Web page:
stories about diversity.
When I read E Quinn’s article in the TND on Gender Parity and giving women a voice, the highlighted text;
‘It’s this kind of courage we baby boomers would do well to emulate,’
demanded a response from another baby boomer.
I grew up during a time when wives were legally the possession of their husbands. As a young married woman, thanks to recently changed laws (no doubt due to a courageous ‘bb’), a bank employed me. No longer did being female and married equate to being unemployed. When I fell pregnant, it was shortly after legislation made it illegal to dismiss pregnant staff (thanks to more courageous ‘bb’s’). But unfortunately, there was no law denying pregnant staff promotions.
I still recall discussions had with male colleagues who questioned my right to remain employed when men were unemployed. After all, having children meant I didn’t require a career.
The 2020 World Economic Forum’s Gender Parity Report ranks Australia 44th behind Laos and above Zambia. So, things haven’t changed too drastically in the employment arena.
E Quinn claims that baby boomers don’t speak up against inappropriate behaviour. Unlike the followers of #metoo movement which started in 2006 and gained momentum in 2017 thanks to Harvey Weinstein. I disagree. The exposure of Jimmy Savile’s litany of abuses in 2011, led me to identify two groups of women. One group, who like me stood solidly behind the abused. Often, we were the unfortunate who had experienced mistreatment. And the other—women who were fortunate enough not to.
Giving these women the benefit of ignorance, I undertook to educate my friends and colleagues. But my efforts were in vain, I couldn’t change their perception. I discovered another major difference in this second group. Whilst they stood by their beliefs that women coming forward years later were liars, attention seekers, or driven by revenge. They also admitted to being flattered when the boss slapped their backside or offered sexualised comments on their appearance.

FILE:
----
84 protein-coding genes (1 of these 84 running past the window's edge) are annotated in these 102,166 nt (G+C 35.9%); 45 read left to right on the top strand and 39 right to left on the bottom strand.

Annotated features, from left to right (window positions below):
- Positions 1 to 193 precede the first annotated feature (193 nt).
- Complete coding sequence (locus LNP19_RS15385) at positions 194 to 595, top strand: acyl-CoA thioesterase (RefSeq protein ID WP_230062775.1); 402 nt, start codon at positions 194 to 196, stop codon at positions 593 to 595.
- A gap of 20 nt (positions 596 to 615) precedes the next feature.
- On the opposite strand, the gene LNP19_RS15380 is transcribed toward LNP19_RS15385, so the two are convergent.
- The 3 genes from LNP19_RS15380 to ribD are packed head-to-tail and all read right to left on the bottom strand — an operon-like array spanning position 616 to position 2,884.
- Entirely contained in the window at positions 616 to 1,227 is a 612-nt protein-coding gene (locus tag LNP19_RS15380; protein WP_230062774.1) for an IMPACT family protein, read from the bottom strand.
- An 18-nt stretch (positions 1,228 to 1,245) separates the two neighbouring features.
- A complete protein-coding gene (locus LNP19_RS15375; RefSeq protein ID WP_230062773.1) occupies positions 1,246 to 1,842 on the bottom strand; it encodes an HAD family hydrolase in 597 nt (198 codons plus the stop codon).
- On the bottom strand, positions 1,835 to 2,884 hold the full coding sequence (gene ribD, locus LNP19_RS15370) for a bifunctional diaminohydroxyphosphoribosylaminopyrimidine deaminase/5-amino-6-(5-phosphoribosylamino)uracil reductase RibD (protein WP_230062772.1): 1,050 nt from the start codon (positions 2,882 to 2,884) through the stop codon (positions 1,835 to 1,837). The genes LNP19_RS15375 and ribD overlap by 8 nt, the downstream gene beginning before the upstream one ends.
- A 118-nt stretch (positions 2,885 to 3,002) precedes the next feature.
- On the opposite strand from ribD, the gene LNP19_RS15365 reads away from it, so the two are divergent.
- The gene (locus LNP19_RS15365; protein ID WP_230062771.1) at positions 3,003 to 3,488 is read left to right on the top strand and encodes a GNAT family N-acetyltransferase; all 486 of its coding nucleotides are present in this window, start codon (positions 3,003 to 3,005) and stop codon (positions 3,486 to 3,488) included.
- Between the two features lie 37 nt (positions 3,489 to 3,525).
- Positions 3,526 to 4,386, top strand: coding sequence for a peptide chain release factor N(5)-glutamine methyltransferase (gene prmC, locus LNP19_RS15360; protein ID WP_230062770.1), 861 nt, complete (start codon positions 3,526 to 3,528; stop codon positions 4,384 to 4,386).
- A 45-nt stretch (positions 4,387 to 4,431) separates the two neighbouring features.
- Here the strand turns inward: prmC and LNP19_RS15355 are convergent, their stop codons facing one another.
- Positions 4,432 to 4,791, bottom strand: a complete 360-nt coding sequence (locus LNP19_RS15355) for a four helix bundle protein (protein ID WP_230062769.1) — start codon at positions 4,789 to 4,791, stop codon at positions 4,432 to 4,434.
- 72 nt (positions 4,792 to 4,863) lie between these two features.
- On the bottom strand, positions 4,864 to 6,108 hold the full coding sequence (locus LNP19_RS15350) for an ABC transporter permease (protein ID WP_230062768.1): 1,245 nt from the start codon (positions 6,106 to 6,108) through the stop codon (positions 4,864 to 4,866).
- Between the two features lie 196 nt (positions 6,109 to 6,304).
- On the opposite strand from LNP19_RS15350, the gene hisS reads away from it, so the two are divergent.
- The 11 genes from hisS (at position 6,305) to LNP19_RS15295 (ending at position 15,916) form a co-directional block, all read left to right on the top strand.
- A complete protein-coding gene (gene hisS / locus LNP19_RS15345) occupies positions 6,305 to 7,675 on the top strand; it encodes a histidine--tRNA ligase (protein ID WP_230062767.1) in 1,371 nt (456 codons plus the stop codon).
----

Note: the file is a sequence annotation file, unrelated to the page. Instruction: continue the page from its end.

What drives these women to deny claims of harassment and abuse? My research found covering up abuse claims historically and professionally common place. At the turn of the 20th Century, women who claimed abuse were classified as hysterics. In Judith Herman’s book, Trauma and Recovery, she relates Freud’s findings:
‘Hysteria was so common among women that if his patients’ stories were true, and if his theory were correct, he would be forced to conclude that what he called “perverted acts against children” were endemic…’ this in 1896 was unacceptable and he ‘stopped listening to his female clients…’
The fallout of his research was so great that Freud stated:
‘accounts of childhood sexual abuse were untrue: “I was at last obliged to recognize that these scenes of seduction had never taken place, and that they were only fantasies which my patients had made up.”’
This belief continues to hold true today.
I agree with E Quinn – take a stand against abuse, speak up. The consequence means facing the offender — and that is courageous. But let’s not do it alone.
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David Milberg is a New York based financier and investor in the theatrical arts.